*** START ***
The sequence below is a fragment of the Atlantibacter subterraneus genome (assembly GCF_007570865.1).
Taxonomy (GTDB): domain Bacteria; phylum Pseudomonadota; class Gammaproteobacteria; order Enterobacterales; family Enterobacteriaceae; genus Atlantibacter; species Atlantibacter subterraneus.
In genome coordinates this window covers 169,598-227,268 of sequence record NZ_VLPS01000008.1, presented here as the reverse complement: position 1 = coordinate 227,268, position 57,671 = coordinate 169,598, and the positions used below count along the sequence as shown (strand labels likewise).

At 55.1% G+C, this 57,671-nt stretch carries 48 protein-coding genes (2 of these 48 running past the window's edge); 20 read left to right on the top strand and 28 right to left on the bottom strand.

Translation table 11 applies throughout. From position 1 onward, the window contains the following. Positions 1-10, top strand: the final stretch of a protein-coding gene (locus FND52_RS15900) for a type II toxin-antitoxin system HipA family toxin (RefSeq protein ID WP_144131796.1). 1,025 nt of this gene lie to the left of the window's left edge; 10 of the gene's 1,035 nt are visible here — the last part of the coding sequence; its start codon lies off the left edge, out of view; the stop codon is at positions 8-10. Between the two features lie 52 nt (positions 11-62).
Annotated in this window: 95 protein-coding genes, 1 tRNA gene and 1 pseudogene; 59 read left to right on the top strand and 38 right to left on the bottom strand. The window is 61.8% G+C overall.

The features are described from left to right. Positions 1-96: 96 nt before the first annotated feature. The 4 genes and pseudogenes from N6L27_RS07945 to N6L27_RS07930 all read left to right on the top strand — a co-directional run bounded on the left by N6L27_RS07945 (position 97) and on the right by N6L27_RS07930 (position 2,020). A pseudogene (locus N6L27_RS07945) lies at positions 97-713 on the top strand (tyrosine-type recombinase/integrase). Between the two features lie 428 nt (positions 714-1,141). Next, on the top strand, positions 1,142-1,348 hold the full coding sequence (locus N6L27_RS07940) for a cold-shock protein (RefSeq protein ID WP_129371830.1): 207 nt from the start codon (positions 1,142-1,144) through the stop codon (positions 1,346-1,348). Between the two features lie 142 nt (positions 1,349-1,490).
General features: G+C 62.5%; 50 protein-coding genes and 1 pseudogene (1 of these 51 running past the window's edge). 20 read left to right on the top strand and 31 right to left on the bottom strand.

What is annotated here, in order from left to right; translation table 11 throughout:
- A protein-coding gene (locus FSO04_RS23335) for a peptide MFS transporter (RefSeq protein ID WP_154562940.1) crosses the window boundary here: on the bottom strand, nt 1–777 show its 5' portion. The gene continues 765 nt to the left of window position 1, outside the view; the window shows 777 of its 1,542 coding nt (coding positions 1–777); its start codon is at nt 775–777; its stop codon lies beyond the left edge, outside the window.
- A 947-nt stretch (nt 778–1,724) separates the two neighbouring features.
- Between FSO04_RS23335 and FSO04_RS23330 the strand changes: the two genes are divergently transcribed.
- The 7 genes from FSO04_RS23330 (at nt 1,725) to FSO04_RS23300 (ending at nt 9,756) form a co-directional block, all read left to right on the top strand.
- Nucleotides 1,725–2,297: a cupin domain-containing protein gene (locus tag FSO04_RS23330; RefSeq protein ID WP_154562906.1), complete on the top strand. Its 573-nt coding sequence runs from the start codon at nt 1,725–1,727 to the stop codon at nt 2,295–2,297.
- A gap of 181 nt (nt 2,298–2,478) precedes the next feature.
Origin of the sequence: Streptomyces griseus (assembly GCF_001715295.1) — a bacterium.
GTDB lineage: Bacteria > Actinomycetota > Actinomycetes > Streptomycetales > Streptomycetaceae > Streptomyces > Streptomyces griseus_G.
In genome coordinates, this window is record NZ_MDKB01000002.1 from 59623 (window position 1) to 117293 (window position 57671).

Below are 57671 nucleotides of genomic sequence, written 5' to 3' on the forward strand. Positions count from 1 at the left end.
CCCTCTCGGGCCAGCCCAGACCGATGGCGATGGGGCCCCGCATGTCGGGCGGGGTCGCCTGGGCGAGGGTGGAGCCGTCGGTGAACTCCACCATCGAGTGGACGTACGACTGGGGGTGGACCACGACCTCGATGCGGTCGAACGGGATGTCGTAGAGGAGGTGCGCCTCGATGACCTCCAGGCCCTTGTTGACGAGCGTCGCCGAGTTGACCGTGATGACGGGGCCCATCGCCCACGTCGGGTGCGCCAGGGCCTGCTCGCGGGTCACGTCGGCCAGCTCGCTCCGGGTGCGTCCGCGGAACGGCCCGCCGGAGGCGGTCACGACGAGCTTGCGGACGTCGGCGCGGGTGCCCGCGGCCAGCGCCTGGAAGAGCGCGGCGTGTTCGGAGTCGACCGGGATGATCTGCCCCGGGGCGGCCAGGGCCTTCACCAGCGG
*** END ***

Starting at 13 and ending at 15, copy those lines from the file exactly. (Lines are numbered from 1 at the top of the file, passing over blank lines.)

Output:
- The 7 genes from FSO04_RS23330 (at nt 1,725) to FSO04_RS23300 (ending at nt 9,756) form a co-directional block, all read left to right on the top strand.
- Nucleotides 1,725–2,297: a cupin domain-containing protein gene (locus tag FSO04_RS23330; RefSeq protein ID WP_154562906.1), complete on the top strand. Its 573-nt coding sequence runs from the start codon at nt 1,725–1,727 to the stop codon at nt 2,295–2,297.
- A gap of 181 nt (nt 2,298–2,478) precedes the next feature.